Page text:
What you describe above, I would never attempt. One, because it would most likely annoy the readers having to decipher it, and two, I probably don't know either language well enough to invent a hybrid language out of them. I would try to stay away from insulting Spanish speaking people with my attempt to mash it all together with English.

    If someone was willing to go this route, then I am sure it can be done well. But I would want the effort to be one of immersing me into the story in a greater way. So, I would keep that in mind as I was undertaking it.
     
  4. HiddenVale

    HiddenVale Dreamer

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    Fascinating that languages could be considered "somewhat unnecessary" in a fantastical context. Not only is it fun (I've done it) if you wish your mythology to have more possible semantic dimensions, which other languages (i.e. a second language, and on) per se always bring to a human mind - but language is the single fundamental way that Tolkien's Middle-earth seems as real as it does to readers who have any majority of his canon under their belt, and his background in philology was what predominantly allowed him to create a realm that introduced the traditional fantasy genre we're familiar with.

    To never have characters whose native language isn't the English-equivalent speak in their vernacular here and there in some frequency, and/or to not have an underlying nomenclature or language when developing the place-names of your world, makes the distinguishing of your cultures weaker than it could be, and the formulation of naming locations (unless they were all English terms) lazy.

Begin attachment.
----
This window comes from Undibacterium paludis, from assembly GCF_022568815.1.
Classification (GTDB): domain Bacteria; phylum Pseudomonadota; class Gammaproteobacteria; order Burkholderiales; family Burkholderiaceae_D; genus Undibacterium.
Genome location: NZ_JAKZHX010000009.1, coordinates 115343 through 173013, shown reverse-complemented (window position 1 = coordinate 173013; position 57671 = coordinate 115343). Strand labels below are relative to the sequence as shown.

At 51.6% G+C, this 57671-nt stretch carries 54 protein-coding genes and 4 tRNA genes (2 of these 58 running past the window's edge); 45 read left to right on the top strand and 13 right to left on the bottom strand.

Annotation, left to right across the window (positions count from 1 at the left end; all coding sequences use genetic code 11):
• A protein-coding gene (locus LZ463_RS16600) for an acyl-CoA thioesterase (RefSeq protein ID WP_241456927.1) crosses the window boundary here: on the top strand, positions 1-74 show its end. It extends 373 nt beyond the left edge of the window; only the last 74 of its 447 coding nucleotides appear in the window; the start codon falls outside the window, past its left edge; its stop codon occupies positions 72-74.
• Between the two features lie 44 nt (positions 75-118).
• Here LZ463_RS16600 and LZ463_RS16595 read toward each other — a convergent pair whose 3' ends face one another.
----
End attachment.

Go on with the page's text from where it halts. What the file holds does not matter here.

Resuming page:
Readers would only be "likely annoyed" if an alternative language was spoken in a book as regularly or in the same long circumstances as English was. No reader of Harry Potter is annoyed at having to "decipher" Parseltongue when it appears, nor readers of Lord of the Rings Sindarin or Quenya or Rohirric, nor Valyrian in SOIAF (even though it was not fully constructed). ....Maybe you only meant getting annoyed at invented English dialects - but even there, that would ideally draw the enthusiastic reader in more, because the world that all readers live in (has English dialects).

    However the making of non-canon English dialects alone would, I guess, be more cumbersome than with original conlangs.
     
  5. pmmg

    pmmg Auror

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    Was that even English?

    I'm kidding, I'm kidding...

    Not that I have much at issue with what you said above, certainly if one wants to put in the effort they can produce or more fleshed out world for it, but I feel I must defend my comments a little... I did not say mostly unnecessary, or totally unnecessary, just said somewhat unnecessary. I had also said, I had put in the effort to create these in the past. But for me, I find I only have so much energy to spend. And there are many ways to write a story. Languages are not my strength (perhaps as yet...), but I am hoping I can bring other things to the front that are.